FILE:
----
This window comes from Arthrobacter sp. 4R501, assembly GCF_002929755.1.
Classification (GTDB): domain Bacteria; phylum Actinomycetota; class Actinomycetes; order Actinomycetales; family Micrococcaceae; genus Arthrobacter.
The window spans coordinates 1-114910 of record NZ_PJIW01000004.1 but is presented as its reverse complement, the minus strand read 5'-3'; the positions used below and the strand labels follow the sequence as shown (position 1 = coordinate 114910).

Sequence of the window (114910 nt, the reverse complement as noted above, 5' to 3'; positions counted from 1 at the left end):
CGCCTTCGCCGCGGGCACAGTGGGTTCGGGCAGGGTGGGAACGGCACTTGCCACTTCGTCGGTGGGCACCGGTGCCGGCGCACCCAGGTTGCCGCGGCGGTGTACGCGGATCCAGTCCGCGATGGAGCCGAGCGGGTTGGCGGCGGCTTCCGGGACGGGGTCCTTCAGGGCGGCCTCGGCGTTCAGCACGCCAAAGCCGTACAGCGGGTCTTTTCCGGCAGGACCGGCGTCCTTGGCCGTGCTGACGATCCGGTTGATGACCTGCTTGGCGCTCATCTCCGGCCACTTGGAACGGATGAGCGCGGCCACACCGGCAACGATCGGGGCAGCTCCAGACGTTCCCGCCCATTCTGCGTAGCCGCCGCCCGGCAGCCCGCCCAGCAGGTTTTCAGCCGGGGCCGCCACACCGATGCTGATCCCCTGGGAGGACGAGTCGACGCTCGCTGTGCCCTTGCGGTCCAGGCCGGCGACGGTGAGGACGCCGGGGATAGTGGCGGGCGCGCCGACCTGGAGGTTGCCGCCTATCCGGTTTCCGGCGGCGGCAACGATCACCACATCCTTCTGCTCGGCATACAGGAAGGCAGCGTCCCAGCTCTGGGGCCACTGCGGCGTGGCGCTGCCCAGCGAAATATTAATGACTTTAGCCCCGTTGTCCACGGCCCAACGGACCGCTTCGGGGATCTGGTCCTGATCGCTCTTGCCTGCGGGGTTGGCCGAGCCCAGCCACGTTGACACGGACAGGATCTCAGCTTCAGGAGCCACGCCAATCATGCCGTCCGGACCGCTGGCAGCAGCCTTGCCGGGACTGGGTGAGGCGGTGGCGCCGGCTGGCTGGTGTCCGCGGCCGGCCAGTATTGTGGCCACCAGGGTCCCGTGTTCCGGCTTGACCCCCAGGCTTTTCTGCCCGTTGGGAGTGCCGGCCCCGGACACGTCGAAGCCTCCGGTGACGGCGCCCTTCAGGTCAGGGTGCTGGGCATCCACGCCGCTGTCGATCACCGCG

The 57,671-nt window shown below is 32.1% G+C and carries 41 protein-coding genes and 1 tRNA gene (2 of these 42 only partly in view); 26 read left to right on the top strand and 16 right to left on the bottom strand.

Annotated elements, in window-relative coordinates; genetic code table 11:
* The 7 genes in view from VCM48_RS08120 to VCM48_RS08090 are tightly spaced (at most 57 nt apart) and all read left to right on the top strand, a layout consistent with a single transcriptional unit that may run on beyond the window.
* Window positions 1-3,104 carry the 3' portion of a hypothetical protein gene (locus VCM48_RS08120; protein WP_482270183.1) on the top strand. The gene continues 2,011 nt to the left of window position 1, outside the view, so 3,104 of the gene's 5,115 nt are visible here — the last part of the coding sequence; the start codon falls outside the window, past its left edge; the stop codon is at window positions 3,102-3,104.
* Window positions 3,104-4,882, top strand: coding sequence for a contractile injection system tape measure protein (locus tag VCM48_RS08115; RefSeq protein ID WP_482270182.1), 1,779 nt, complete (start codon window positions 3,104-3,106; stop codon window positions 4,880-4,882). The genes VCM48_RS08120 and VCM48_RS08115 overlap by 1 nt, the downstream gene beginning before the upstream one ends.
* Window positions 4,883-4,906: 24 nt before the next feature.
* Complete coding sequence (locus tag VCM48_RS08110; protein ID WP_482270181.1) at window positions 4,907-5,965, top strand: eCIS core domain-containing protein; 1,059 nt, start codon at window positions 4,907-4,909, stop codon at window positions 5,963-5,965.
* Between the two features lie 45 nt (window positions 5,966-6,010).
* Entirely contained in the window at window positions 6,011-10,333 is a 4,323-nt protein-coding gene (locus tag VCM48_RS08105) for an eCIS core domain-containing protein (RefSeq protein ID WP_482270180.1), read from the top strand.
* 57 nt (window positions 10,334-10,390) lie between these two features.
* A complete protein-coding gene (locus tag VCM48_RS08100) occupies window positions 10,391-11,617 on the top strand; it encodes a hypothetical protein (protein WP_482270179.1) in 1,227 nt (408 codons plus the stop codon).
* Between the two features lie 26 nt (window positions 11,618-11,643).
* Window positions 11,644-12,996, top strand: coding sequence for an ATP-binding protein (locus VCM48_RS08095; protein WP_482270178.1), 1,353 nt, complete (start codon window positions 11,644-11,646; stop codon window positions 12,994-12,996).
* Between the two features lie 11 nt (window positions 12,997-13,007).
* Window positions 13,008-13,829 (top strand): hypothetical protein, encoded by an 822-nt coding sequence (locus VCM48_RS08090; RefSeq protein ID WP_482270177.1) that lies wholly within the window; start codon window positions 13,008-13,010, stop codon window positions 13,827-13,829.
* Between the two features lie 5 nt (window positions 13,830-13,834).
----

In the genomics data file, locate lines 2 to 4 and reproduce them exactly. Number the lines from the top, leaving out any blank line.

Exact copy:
Classification (GTDB): domain Bacteria; phylum Actinomycetota; class Actinomycetes; order Actinomycetales; family Micrococcaceae; genus Arthrobacter.
The window spans coordinates 1-114910 of record NZ_PJIW01000004.1 but is presented as its reverse complement, the minus strand read 5'-3'; the positions used below and the strand labels follow the sequence as shown (position 1 = coordinate 114910).

Sequence of the window (114910 nt, the reverse complement as noted above, 5' to 3'; positions counted from 1 at the left end):